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Lesson Plans


Re: Secondary School Visual Arts Groups

[ Thread ][ Subject ][ Author ][ Date ]
suzette milam (smilam)
Mon, 15 Feb 1999 12:54:40 +0000


Hi H.S.Trenchies,
I'm with Bunki in the success of the magazine picture assignment. I think it
is a great test in mixing ability for the kids in a fun project. Art Sherwyn
gave us that tip at a workshop. You've never seen that many tongues hanging
out in sheer concentration.
Here is my succession of color theory in Art1 basic art:

Color theory notes with watercolor sets and color pencils. The discovery and
note taking process engaged!
I demonstrate on big chart paper what their note page will look like along
with them. We do all the vocabulary and see the magic of color mixing
together. You know, I am always amazed at high school kids reaction to making
a secondary color with watercolor sets. I can't believe it is the first time
they have done it, but it usually is the first time for many kids. (two days)

Color wheels(12 piece) with tertiary too! The tints and tones in concentric
circles.A cut out repeating pattern is traced into each piece (ie.snowflake).
A spot is reserved to place the complement in the design with each piece. The
mechanics of setting the wheels up is something that has taken me a few years
to perfect. Working with a compass in high school is as exciting as mixing
secondary colors for the first time. (two days set up, 7 to 10 days to paint).

I do a 1 day lesson/note taking on subject matter types based on Betty Humes
chart. Only I have a bunch of card size masterpieces on all the tables. Each
kid has a handout with blank boxes for each subject matter type. I show an
example of say, still life on the overhead, define it and then ask students to
find and hold up an example of a still life from the masterpieces on their
table. Then they draw an example on the handout while I draw an example on my
handout on the overhead.

The following day we divide a 20x24 size paper into four sections with a one
inch border. Label under each section: Warm Colors "What are they, John?" Put
them there or you will have a problem later. Then on top right section Cool
Colors (pick on someone again). Bottom left section Complementary and bottom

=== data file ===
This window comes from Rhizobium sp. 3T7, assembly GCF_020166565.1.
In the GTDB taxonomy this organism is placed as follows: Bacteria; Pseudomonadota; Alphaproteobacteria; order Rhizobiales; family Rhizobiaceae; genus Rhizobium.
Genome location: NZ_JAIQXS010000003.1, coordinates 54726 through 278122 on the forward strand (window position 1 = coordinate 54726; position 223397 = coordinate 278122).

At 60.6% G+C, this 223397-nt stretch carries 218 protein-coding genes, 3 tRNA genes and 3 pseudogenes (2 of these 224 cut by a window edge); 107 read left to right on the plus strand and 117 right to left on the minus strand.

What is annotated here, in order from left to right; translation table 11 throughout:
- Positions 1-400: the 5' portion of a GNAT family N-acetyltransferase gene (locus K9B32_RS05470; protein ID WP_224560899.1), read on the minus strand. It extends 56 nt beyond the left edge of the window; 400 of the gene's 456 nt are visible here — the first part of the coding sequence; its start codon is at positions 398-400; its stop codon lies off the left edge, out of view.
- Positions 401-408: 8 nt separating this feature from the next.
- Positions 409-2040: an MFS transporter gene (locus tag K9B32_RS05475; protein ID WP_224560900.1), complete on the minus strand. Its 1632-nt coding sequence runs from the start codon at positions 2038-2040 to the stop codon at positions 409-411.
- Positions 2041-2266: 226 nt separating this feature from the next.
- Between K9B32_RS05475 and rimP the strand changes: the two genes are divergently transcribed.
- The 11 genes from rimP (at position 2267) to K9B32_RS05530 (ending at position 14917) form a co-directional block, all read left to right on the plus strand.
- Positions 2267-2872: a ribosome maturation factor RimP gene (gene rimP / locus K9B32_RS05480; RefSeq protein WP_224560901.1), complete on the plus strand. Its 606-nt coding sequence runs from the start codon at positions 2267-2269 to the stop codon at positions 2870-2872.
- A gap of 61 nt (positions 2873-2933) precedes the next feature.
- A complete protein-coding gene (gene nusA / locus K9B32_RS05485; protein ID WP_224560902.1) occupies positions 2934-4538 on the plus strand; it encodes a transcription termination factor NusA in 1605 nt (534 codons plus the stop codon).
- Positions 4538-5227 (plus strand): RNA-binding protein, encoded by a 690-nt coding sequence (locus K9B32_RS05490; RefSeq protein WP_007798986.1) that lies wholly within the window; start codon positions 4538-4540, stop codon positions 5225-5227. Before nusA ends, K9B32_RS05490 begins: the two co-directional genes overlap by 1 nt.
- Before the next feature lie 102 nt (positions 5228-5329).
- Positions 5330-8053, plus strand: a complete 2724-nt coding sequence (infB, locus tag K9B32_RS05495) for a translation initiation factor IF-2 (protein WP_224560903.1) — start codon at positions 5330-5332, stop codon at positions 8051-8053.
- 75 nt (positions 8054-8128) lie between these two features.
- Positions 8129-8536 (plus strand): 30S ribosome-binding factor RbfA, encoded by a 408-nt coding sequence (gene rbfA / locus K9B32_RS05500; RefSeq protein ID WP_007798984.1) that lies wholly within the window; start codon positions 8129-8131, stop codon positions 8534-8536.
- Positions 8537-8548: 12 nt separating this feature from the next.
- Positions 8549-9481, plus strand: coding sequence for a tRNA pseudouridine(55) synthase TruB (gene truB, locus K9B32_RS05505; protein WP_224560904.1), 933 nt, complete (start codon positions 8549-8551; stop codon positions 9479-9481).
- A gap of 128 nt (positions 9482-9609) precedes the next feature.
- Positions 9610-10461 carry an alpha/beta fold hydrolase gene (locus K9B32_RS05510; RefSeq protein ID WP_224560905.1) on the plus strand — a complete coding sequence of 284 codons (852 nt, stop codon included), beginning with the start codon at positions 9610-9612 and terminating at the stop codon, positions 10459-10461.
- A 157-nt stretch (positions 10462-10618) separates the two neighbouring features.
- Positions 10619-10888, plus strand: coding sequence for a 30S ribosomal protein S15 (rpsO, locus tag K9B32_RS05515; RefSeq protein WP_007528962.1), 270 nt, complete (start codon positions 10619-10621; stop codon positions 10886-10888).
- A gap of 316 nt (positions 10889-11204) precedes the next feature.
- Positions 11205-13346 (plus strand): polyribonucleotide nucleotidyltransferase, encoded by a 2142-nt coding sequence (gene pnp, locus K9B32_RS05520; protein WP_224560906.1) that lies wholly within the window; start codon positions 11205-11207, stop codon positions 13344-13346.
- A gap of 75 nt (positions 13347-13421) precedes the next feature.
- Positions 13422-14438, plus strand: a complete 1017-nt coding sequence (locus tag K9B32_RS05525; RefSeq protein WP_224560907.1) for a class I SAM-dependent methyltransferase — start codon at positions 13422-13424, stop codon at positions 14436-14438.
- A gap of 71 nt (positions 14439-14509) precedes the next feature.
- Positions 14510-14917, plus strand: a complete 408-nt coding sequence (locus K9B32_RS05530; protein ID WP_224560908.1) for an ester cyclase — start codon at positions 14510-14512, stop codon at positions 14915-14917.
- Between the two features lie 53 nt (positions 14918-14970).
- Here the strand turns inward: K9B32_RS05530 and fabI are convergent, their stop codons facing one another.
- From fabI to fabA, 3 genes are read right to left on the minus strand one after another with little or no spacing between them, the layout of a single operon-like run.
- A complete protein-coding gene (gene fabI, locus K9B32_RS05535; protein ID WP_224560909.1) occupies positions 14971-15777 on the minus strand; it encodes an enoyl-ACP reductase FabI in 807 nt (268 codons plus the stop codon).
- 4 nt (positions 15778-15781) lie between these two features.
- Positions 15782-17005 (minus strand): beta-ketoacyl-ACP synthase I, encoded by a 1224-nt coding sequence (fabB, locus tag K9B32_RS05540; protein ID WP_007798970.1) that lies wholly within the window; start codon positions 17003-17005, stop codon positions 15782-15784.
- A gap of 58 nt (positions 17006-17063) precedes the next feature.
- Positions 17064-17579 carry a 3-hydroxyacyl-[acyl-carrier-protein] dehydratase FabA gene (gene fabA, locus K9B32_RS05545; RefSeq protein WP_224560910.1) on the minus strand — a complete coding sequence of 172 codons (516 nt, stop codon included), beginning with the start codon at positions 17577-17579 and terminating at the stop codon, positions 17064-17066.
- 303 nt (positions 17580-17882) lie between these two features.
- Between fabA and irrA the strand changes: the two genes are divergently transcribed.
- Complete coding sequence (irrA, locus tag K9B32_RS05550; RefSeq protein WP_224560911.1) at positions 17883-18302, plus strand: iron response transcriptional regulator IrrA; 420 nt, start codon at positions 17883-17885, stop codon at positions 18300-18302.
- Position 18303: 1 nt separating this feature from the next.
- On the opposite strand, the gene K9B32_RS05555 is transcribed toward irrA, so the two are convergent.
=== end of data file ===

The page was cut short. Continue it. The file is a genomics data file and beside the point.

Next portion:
right Monochromatic. Then make sure they have notes out and you have a
display, have them choose four different subject matter for each painting.
Write it in the border and check for understanding by giving scenarios. "Mike
can I make one painting a cool color landscape and another with a warm color
landscape .... Why? "How about if I use red in this cool color portrait, Meg?
Why not?"

Color test is last. I make a big production by using the word "test". It makes
it all so official. This is the project Bunki was talking about with the
magazine picture. Just make sure you cut out the piece, not the kid, or they
will make it to easy. You can cheat by cutting out differing levels of
difficulty for various abilities. I tell the kids if they complain while I'm
cutting out the piece they will mix and match, I will make it bigger. They are
bursting to yelp a complaint, but twist and wrench in silence as they wait for
you to finish the cuts. Then snatch the piece away and scurry off to the "TEST
OF MIXING".

By then it is the end of the second quarter and I include all the vocabulary
questions in the final along with the element and principle stuff.YAHHHHHHH!

Suzette Milam
Porterville High
Porterville, Ca.

> Let's start with a color theory problem, Intensity! Complementary
> pairs and
> their effect on painting and shading. What do you high school
> teachers do
> with this concept in your classes? If we can give some good lessons
> then we
> all can improve our teaching. How about it?
>
> Ken Schwab
> San Jose CA